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Meaning of ‘Little Dark Age’ by ‘MGMT’

Dark Light

Released: 2018

“Little Dark Age” by MGMT is a track that cleverly mixes dark themes with an electronic beat that can almost deceive you into thinking it’s just another pop song. But dig a little deeper, and you’ll find it’s a multifaceted critique of modern society, personal struggles, and the desire to escape or confront one’s own dark periods.

The song starts with a vivid picture: “Breathing in the dark, lying on its side“. This imagery suggests a sense of vulnerability and defeat. The “ruins of the day painted with a scar” suggests the lasting impact of trauma or hardship that each day brings. It’s like every time they try to get better (“the more I straighten out“), the harder it becomes to keep trying (“the less it wants to try“).

The chorus “Oh-oh, forgiving who you are, for what you stand to gain” speaks to the inner conflict of changing oneself for possible benefits, despite the consequences. “When you get out of bed, don’t end up stranded” carries a message about facing the world and not getting stuck in a place of fear or sorrow, metaphorically referred to as “my little dark age“.

As the song progresses, it seems to tackle the theme of denial and acceptance. The lyrics “The humor’s not the same, coming from denial” show how pretending problems don’t exist doesn’t make the pain any less real. The repeated lines about hiding not making problems go away reinforce the idea that facing issues head-on is critical for moving forward. “

The bridge “Giddy with delight, seeing what’s to come” might be ironic, contrasting the earlier dark themes. “Policemen swear to God, love seeping from their guns” is a powerful line that potentially critiques how authority claims to act out of love or necessity but often results in violence or harm. It suggests that the speaker, along with their friends, would rather flee than confront such a twisted representation of care.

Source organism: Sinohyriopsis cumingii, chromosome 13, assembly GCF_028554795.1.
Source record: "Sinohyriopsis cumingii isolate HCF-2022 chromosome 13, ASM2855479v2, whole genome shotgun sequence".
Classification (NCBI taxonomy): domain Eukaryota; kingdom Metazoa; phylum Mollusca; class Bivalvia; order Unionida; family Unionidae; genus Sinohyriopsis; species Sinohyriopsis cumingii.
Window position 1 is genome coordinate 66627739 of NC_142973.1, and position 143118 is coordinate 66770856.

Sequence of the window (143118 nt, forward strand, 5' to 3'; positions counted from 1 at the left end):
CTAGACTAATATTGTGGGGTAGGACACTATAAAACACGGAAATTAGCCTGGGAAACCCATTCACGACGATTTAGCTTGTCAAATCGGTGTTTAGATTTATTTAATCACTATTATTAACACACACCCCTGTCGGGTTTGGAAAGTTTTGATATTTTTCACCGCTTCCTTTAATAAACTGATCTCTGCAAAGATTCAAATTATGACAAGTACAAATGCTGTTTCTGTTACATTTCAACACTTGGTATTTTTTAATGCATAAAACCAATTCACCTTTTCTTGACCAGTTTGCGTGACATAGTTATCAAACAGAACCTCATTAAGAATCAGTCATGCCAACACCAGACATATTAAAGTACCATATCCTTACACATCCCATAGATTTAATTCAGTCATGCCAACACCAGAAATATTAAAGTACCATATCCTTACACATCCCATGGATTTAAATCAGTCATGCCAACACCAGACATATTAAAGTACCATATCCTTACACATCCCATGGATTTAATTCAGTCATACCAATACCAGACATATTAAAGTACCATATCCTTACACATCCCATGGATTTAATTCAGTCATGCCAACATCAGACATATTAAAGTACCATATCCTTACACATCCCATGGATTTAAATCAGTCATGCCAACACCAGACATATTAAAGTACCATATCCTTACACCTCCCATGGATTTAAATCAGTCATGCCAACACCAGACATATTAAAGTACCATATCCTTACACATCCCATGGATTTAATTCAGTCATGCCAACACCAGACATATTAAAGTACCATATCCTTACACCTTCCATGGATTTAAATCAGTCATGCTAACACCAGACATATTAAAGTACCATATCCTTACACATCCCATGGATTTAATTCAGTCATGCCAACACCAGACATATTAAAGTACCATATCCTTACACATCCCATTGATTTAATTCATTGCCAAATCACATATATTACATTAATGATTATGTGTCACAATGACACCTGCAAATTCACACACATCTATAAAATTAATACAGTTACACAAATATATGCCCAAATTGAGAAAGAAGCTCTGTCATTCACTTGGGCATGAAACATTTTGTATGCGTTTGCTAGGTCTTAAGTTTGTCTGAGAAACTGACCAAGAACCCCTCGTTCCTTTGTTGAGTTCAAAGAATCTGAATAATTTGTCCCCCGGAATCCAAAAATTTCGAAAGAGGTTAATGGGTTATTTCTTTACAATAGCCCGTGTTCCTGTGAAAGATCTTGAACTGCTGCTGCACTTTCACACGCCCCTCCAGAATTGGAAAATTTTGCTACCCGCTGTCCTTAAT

Ultimately, “Little Dark Age” seems to grapple with the challenge of living in a world where one must constantly confront personal and societal darkness. MGMT doesn’t shy away from suggesting that while reality can be harsh and unforgiving, there might be a way out through acknowledging and facing these dark ages, rather than hiding from them. The repetitive call to “get out of bed” serves as a rallying cry to confront one’s fears and challenges head-on, rather than remaining passive in the face of adversity. Despite its seemingly upbeat tempo, “Little Dark Age” invites listeners to reflect on their own dark ages, pushing for self-awareness and action as the antidote to despair.

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